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Trump immigration plan demands tough concessions from Democrats

By Michael D. Shear New York Times  

WASHINGTON — President Trump proposed legislation on Thursday that would provide a path to citizenship for as many as 1.8 million young, unauthorized immigrants in exchange for an end to decades of family-based migration policies, a costly border wall, and a vast crackdown on other immigrants already living in the country illegally.

Describing the plan as “extremely generous” but a take-it-or-leave-it proposal by the president, White House officials said they hoped it would be embraced by conservatives and centrists in Congress as the first step in an even broader effort to fix the nation’s immigration system.

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But the plan — drafted by Stephen Miller, the president’s hard-line domestic policy adviser, and John F. Kelly, the White House chief of staff — was immediately rejected by Democrats, immigration advocates, and some Republicans, with some describing it as nothing but an attempt to rid the country of immigrants and shut the nation’s borders.

Republican and Democratic senators are working on a narrower immigration plan of their own, hoping that if it can pass the Senate with a strong bipartisan majority, it would put pressure on the House to pick up and pass the legislation and perhaps leave Trump with the take-it-or-leave-it decision. Just over two weeks ago, in a televised negotiating session at the White House, Trump said he would sign anything that got to him.

Senators Lindsey Graham of South Carolina and Jeff Flake of Arizona — Republicans who have in the past fought against hard-line immigration policies — said the Senate was unlikely to simply accept the president’s legislation.

“We’re getting started without them,” Flake said. Graham said bluntly, “This is a negotiation.”

Members of both parties said that legislation would have a better chance of passing if it focused on legal status for DACA recipients without a dramatic crackdown on unauthorized immigrants or new restrictions on legal immigration for extended family members.

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“If you start putting in all of these highly charged toxic issues, it’s just not going to work,” said Senator Bill Nelson, Democrat of Florida.

Anti-immigration activists also assailed the plan, though for the opposite reason. Breitbart News greeted word of the president’s plan with the headline “Amnesty Don Suggests Citizenship for Illegal Aliens.”

Under Trump’s plan, described to reporters by senior White House officials, young immigrants who were brought into the United States illegally as children would be granted legal status, would be allowed to work, and could become citizens over a 10- to 12-year period if they remained out of trouble with the law.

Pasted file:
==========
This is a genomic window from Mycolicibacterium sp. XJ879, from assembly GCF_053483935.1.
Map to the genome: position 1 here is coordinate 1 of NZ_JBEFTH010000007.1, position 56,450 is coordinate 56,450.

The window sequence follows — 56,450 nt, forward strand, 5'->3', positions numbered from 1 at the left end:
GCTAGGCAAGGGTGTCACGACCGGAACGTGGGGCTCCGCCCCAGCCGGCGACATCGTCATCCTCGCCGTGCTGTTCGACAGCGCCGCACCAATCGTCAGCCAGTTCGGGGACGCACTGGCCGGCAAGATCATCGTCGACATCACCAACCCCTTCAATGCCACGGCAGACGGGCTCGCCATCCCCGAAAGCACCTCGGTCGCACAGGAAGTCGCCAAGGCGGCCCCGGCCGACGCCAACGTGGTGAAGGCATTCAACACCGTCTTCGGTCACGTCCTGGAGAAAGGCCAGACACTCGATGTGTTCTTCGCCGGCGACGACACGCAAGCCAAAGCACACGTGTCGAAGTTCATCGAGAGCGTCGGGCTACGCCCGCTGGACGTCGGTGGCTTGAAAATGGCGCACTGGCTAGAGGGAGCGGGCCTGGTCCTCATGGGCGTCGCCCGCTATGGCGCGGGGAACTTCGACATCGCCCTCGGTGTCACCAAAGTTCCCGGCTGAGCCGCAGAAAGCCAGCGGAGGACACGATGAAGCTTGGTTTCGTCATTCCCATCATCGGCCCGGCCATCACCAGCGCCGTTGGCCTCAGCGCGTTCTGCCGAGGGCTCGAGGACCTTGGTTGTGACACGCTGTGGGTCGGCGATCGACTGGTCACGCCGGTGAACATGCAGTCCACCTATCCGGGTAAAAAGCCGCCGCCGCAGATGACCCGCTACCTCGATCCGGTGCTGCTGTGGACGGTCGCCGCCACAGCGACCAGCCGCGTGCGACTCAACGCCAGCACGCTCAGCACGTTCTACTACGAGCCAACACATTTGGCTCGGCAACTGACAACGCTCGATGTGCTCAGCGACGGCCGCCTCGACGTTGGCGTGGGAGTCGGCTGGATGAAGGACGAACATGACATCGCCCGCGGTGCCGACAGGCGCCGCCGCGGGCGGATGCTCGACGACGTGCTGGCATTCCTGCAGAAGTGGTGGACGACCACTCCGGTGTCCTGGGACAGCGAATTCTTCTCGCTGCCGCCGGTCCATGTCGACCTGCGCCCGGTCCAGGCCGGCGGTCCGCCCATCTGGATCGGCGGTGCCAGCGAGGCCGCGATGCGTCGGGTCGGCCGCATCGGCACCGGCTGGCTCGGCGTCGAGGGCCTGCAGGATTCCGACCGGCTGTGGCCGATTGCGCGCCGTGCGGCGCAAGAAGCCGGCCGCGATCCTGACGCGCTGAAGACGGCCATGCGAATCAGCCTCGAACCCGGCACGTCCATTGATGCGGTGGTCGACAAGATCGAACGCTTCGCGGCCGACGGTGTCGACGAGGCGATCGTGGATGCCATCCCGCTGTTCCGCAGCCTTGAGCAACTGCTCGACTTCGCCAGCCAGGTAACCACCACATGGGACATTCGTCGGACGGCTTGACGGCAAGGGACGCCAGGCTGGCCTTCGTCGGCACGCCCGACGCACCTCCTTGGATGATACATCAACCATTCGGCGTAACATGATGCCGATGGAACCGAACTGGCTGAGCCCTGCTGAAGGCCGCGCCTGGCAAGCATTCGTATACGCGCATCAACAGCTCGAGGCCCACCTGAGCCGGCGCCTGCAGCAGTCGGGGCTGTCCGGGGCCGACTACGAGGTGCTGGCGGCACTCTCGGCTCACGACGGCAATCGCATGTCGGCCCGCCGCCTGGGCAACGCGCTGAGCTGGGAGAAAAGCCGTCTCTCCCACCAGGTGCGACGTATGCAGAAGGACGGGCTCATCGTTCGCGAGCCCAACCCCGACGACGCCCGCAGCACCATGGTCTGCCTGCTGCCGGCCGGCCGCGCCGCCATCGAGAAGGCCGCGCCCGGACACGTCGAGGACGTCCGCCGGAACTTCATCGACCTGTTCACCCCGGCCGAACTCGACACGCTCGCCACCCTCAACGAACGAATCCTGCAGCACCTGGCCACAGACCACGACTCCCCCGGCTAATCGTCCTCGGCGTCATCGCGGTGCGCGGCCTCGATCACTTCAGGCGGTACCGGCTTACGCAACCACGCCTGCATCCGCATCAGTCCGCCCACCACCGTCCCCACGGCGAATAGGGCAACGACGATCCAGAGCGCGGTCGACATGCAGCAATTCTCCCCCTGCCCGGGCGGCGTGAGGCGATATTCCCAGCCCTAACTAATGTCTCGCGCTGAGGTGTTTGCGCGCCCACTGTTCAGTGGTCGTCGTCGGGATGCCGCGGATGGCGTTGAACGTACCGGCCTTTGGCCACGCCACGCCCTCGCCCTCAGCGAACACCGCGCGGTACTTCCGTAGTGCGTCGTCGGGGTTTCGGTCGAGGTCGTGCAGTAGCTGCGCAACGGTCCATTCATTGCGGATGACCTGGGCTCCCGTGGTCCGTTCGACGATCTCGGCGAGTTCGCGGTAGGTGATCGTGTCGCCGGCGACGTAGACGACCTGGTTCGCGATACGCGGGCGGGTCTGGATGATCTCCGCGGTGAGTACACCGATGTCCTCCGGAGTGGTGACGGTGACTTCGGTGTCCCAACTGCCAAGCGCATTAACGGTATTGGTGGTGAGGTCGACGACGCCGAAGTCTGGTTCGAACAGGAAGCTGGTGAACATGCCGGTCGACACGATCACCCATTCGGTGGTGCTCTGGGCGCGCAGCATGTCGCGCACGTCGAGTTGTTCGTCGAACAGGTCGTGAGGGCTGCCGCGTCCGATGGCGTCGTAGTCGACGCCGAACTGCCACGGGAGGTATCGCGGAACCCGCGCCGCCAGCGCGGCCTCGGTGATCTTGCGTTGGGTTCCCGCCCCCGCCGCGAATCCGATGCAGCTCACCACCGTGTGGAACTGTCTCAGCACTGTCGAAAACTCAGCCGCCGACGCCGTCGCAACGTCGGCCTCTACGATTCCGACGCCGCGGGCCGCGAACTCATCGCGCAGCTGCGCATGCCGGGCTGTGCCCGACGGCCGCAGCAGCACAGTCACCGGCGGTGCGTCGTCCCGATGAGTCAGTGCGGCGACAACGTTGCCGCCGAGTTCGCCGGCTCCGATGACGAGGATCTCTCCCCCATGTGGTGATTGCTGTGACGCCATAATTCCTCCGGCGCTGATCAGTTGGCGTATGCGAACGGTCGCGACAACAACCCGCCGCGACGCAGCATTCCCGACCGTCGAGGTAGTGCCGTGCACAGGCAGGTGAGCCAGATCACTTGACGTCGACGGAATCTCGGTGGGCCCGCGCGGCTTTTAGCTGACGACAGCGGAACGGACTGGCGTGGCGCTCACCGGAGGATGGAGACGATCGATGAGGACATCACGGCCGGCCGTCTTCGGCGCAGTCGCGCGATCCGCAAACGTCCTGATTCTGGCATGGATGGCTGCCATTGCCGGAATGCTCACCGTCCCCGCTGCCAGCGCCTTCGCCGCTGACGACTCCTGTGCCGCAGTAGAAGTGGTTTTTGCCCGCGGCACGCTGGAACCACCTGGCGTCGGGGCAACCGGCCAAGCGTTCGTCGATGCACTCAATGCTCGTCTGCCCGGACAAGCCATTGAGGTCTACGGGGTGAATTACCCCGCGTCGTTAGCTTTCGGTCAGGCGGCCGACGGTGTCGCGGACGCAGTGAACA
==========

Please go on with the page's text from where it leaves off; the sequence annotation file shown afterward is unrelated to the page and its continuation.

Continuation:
In exchange, Congress would have to create a $25 billion trust fund to pay for a southern border wall, dramatically increase immigration arrests, speed up deportations, crack down on people who overstay their visas, prevent citizens from bringing their parents to the United States, and end a State Department program designed to encourage migration from underrepresented countries.

White House officials said that the list of enhanced security measures — which have been on anti-immigration wish lists for decades — were nonnegotiable. They warned that if no deal is reached, DACA recipients will face deportation when the program expires on March 5.

One senior official said the young immigrants would not be targeted, but are “illegal immigrants” who would be processed for deportation if they came into contact with immigration officers.

Eddie Vale, a Democratic consultant working with a coalition of immigration groups, described the president’s proposal as an effort to sabotage bipartisan talks and win passage of “a white supremacist wish list.”

Officials said the president’s decision to formally present a plan to Congress was a direct response to members of Congress, including Senator Mitch McConnell of Kentucky, the majority leader, who had complained that they did not know where the president stood in the immigration debate.

“We’re basically signaling that this is the bill the president can sign,” one senior official said during the briefing.

Officials said they expected McConnell to bring the president’s plan to the Senate floor for a vote during the week of Feb. 5, just days before the Feb. 8 expiration of a short-term government spending plan.

The president’s legislative proposal is designed to exert maximum pressure on Democrats, who are desperate to protect the young immigrants, known as Dreamers, but who fiercely oppose the policies embraced by hard-liners.

The strategy would work only if the Senate fails to reach a broad bipartisan accord on an alternative: legislation that would protect the Dreamers and bolster border security, but reject the most draconian aspects of the White House’s proposal.

Trump hinted at the proposal to come on Wednesday evening in impromptu comments suggesting that he was open to allowing some of the young immigrants to become citizens in 10 to 12 years. But his comments were quickly followed on Thursday morning by a White House e-mail warning of a flood of immigrants into the country and demanding an end to policies that allow families to sponsor the immigration of their immediate relatives.

And even as Trump was offering reassuring words to the Dreamers — “tell them not to worry,” he told reporters Wednesday evening — senior White House officials were emphasizing the more hard-line features of their forthcoming immigration proposal.